Jun
30
2010

  Monthlong Experiment A Success

For the past month (June) I've been conducting a secret experiment, and I'm ready to declare it a success.

I stopped using shampoo, conditioner, and soap.

I came across the no-poo protocol online, and decided to give it a try. You stop using shampoo and conditioner, and instead use a baking soda solution to clean, and a vinegar solution to condition.

I was skeptical at first, but after reading other users' comments, decided to try it for a month before passing judgment. A month, since it can sometimes take time for the shampoo/conditioner residue and other effects to dissipate, and I wanted to be sure to be past that before I made up my mind.

For now, I'm going to stick with this method. I was having to "wash" my hair with the baking soda solution a little too often, so I experimented with periodically doing a more concentrated baking soda "scrub", and that really seems to be working for me.

My hair doesn't get frizzy anymore, despite the heat and humidity, so I'm really happy about that. Also, my hair seems softer than it used to be. The trade-off is that my hair doesn't get "fluffy" like when it's freshly shampooed and conditioned then blown-out. Instead, it looks like I already have product in it. To me, this is actually a positive, since I rarely left the house without using some sort of product in my hair. Since my hair in its "natural" fluffy post-shampoo state was terribly susceptible to frizziness, I would either use curl defining creme, or hairspray, or clumping gel, or some other coating, depending on what style I was going with that day. But I've discovered that just letting my hair go TRULY natural gives me the perfect non-product product effect. My hair cascades in well-defined natural waves, without a hint of frizziness. The only downside, if you could call it that, is that it takes a minute or two longer to comb out when I exit the shower. But since I don't even have to blow-dry my hair to get a good look anymore, I'm saving more time that way. Not that I couldn't blow-out my hair if I wanted to-- I've tried that over the course of the month, and the no-poo technique works fine with that, too.

The no-soap thing didn't take as long for me to experience positive results. And I have to put an asterisk by no-soap, since I continue to use soap to wash my hands when I've been in public, and my hands and feet (plus anything else that touched dirt or wildlife) when I work in the garden. I use soap then, since I specifically want to wash away bacteria. But for the rest of my body, I gave it up, with great results.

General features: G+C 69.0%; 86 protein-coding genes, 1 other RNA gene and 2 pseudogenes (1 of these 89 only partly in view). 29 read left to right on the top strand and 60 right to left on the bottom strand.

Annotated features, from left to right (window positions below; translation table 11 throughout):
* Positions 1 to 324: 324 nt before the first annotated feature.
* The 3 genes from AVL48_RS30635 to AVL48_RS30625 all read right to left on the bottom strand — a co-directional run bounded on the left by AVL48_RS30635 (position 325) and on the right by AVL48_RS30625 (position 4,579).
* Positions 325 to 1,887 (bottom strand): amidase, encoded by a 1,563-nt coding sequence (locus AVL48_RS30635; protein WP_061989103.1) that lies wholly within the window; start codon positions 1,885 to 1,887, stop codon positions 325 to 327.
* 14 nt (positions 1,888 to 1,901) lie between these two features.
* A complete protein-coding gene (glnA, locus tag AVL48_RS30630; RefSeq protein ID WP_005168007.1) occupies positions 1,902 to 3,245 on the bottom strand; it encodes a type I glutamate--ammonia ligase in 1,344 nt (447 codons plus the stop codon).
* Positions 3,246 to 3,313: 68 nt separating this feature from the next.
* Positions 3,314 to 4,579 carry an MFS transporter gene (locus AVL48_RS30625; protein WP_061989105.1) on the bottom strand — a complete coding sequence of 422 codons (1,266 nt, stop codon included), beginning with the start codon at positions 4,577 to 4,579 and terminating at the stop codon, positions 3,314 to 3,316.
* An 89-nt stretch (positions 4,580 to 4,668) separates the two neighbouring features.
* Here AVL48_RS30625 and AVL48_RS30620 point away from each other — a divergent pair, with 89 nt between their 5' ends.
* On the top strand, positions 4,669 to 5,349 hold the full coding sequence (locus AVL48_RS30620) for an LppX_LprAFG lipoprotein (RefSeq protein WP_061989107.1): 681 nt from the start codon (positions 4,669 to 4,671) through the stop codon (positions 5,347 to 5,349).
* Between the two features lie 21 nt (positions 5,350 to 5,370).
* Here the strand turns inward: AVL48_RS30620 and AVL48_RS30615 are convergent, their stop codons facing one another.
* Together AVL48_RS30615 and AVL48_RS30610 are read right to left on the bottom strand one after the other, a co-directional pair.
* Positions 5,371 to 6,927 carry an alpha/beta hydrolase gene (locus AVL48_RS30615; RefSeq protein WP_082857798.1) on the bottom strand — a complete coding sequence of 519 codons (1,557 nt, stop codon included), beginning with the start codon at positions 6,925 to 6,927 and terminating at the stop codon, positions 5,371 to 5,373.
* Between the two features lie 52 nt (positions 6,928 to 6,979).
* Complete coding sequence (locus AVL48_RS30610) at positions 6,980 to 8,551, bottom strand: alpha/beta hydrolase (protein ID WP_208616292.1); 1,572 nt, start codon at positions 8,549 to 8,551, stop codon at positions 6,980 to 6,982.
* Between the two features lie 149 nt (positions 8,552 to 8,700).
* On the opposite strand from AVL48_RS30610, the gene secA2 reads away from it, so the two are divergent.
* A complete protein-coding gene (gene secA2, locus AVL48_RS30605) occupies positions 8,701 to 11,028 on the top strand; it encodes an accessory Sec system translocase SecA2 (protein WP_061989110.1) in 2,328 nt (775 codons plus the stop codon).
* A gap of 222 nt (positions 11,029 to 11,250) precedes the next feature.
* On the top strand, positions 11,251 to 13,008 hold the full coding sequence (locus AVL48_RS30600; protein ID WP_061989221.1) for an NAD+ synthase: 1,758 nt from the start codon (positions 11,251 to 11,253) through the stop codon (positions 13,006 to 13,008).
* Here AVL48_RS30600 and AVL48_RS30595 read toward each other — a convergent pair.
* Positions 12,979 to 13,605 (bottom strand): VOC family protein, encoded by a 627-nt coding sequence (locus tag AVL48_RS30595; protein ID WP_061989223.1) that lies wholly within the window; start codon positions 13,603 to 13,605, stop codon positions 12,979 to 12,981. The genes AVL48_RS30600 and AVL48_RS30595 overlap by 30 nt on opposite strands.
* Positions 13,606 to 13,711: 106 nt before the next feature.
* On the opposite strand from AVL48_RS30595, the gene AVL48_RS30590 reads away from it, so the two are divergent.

Instead of using soap, I just scrub vigorously. It gets the "dirt" off, including sweat and body oils. It does seem to take a little longer to get a "clean" feeling than when using soap, but to me it's worth it. Years ago I had to stop using antiperspirant deodorant since the chemicals in that starting turning my skin all weird. Since then, I use deodorant only, and Tom's of Maine (all-natural) is the only kind that I haven't noticed any ill-effects from using. But the deodorant effect never lasted quite as long as I would have liked. . .until I stopped using soap! Now, I put on the deodorant in the morning, and I can't smell a thing all day. Even when I'm sweating a lot like the past few weeks, spending all day outside in the heat. And the days I forget to use deodorant (with ADD, there's always something you forget to do in the morning), now I don't smell embarrassing before noon, in fact I can go all day and I suspect I'm the only one who notices. In the winter, I might be able to skip the deodorant entirely, but I'm not ready for that right now.

So that's my report, and I recommend these methods to anyone who is interested. It's not for everyone (the hair thing does take a bit of trial-and-error to find the exact amount of baking soda that will work for you), but it's very satisfying for me to thwart the marketers.

You know, the marketers. The ones who advertise to make us think we need soap, and then extra strong deodorant to reverse the effects of how our armpits react negatively to the soap. And the ones who tell us that our hair will be better and healthier when we use expensive shampoo and conditioner, and then who sell us drawers full of even more expensive hair products to counteract the effects of using shampoo and conditioner.

I'm here to tell you all, there is no truth to any of it. It's all marketing. If you let your hair and skin revert to their natural, balanced state, then they will be better than when you try to maintain them with lots of products.

Not that I expect anyone else to adopt this, any more than I expect anyone else to have their child at home, safely away from the dangerous medical invasions, or expect anyone to find a way to live within their means to stay home and raise their child themselves instead of plopping them in daycare for those workers to raise, or to question the public school system that turns out compliant sheep perfectly suited to be a cog in the machine of a large corporation (hey, it's free daycare!). But I will continue to be one voice, typing out into the blogosphere, just in case.